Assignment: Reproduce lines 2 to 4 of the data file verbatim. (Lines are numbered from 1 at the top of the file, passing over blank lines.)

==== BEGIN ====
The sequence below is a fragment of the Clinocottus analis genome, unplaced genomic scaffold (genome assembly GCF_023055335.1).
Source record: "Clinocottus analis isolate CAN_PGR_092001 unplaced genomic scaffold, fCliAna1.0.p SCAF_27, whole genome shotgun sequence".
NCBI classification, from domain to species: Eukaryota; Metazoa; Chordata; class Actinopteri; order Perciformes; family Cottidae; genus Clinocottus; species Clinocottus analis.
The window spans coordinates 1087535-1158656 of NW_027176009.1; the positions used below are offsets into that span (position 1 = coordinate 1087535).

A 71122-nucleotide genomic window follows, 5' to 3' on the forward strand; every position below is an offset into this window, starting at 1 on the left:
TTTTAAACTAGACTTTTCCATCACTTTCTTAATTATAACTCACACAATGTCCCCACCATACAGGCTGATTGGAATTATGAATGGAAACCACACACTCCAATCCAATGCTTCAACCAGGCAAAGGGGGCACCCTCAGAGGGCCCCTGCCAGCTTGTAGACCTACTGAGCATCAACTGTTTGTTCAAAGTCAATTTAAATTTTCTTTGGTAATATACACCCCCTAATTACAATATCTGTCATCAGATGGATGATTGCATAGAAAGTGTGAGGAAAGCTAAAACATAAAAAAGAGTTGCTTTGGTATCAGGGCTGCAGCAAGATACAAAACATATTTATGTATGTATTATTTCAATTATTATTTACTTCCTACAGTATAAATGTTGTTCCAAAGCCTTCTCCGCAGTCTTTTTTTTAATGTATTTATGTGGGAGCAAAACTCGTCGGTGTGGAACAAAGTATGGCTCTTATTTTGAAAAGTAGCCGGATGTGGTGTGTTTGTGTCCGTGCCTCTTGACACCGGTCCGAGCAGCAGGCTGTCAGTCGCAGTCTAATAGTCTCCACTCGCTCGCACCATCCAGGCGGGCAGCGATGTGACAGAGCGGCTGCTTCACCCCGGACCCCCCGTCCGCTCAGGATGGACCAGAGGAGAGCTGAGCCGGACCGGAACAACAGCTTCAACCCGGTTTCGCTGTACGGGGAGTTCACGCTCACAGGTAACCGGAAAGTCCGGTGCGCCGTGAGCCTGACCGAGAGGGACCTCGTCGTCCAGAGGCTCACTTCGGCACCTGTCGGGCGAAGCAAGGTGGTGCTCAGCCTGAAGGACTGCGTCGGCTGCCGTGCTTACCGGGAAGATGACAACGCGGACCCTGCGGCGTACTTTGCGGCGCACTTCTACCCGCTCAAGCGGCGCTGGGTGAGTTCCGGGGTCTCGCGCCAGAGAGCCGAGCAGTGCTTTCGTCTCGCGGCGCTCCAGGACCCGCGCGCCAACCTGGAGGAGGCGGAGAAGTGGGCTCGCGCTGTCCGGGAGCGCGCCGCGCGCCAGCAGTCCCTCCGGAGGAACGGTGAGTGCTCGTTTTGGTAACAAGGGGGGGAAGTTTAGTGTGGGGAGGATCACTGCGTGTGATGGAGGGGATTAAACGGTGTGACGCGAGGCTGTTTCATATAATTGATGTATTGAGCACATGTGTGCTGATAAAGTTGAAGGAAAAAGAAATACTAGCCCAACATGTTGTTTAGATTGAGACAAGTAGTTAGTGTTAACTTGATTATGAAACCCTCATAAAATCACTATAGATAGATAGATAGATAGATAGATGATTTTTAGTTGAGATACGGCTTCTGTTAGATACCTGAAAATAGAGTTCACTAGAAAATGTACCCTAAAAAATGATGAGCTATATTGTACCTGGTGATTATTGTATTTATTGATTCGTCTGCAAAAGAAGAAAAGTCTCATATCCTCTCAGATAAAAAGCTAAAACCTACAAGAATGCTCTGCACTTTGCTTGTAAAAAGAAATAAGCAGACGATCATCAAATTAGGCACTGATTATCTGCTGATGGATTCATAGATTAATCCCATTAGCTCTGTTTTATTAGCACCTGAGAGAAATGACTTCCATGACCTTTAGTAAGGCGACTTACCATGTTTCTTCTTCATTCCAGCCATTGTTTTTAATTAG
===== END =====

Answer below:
Source record: "Clinocottus analis isolate CAN_PGR_092001 unplaced genomic scaffold, fCliAna1.0.p SCAF_27, whole genome shotgun sequence".
NCBI classification, from domain to species: Eukaryota; Metazoa; Chordata; class Actinopteri; order Perciformes; family Cottidae; genus Clinocottus; species Clinocottus analis.
The window spans coordinates 1087535-1158656 of NW_027176009.1; the positions used below are offsets into that span (position 1 = coordinate 1087535).